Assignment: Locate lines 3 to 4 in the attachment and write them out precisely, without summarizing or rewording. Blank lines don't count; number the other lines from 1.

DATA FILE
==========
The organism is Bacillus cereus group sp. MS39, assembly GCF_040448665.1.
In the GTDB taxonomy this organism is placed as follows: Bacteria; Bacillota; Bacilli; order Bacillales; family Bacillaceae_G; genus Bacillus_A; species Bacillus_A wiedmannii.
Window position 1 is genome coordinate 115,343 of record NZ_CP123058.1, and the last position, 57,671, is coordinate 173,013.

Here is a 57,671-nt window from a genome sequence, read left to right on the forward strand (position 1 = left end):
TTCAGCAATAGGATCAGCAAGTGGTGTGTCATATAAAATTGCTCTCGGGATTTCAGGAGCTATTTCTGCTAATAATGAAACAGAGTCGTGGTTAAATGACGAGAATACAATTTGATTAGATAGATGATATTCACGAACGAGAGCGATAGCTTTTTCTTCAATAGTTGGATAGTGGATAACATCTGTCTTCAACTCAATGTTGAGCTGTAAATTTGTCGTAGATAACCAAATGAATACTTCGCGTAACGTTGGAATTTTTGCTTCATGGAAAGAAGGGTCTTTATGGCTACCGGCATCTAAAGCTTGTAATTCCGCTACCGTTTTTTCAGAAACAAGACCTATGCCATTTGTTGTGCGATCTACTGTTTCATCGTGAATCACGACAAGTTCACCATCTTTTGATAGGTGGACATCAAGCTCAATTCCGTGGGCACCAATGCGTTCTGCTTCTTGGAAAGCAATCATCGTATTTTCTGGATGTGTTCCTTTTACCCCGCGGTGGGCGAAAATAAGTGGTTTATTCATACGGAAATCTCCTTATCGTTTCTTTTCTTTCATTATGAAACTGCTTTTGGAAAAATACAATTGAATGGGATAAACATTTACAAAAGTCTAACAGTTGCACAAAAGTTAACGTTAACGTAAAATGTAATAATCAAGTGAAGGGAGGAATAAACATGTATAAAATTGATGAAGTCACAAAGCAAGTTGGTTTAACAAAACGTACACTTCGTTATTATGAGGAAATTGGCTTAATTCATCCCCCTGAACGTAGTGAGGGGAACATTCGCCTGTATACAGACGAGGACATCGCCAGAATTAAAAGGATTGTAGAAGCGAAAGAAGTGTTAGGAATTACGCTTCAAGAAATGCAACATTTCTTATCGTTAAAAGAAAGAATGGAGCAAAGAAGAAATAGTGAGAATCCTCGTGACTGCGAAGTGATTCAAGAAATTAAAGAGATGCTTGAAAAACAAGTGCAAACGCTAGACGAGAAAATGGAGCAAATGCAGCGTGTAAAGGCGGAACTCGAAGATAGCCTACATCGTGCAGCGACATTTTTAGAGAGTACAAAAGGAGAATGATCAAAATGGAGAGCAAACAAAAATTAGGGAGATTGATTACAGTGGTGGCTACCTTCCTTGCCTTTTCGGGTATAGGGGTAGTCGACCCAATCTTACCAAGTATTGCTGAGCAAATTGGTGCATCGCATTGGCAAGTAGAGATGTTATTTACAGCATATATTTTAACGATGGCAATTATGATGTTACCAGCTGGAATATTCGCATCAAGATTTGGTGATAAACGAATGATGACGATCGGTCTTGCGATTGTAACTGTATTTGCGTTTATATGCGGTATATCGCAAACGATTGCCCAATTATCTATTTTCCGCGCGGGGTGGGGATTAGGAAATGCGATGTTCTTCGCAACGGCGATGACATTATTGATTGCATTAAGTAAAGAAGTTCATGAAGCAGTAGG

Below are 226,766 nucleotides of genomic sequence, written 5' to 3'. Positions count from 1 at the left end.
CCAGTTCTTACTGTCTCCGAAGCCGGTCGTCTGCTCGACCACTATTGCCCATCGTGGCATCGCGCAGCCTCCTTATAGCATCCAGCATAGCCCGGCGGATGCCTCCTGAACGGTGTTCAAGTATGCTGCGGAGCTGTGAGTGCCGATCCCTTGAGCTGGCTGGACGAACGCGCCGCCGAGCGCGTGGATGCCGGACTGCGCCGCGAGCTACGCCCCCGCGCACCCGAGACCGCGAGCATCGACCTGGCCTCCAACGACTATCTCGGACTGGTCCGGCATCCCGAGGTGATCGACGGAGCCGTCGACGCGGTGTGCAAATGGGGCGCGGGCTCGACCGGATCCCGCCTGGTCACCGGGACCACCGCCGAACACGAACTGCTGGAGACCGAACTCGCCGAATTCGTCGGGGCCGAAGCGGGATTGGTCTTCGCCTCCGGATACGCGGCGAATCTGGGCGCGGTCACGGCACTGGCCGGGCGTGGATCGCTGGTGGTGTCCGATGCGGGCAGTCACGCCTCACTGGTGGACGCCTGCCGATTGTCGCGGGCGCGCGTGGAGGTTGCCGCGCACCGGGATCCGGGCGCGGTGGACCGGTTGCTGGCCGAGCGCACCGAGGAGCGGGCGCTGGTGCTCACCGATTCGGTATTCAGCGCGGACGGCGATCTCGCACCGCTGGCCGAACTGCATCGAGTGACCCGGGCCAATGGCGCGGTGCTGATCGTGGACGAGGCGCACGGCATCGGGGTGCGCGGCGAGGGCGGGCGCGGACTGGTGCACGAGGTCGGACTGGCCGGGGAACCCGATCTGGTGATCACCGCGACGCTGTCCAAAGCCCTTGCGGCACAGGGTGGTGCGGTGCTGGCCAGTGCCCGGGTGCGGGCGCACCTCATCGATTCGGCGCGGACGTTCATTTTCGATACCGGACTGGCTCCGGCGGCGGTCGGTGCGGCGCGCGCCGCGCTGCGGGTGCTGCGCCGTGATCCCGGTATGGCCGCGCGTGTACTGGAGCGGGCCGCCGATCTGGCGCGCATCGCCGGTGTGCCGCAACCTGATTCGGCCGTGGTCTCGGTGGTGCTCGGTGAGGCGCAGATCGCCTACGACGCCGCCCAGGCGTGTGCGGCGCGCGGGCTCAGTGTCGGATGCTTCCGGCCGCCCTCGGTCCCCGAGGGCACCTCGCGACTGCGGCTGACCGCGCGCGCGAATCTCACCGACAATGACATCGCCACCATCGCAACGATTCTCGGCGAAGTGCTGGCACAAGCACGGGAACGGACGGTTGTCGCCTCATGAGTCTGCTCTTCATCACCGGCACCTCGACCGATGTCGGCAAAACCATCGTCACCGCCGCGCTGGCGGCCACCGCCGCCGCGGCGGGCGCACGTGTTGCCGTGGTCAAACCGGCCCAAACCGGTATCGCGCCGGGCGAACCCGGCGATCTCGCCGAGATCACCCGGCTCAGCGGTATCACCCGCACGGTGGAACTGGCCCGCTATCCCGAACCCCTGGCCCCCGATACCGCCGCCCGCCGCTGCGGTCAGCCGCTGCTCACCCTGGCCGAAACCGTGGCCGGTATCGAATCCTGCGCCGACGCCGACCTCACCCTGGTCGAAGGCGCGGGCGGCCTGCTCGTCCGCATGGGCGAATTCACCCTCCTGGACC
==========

Window position 1 is genome coordinate 115,343 of record NZ_CP123058.1, and the last position, 57,671, is coordinate 173,013.

Here is a 57,671-nt window from a genome sequence, read left to right on the forward strand (position 1 = left end):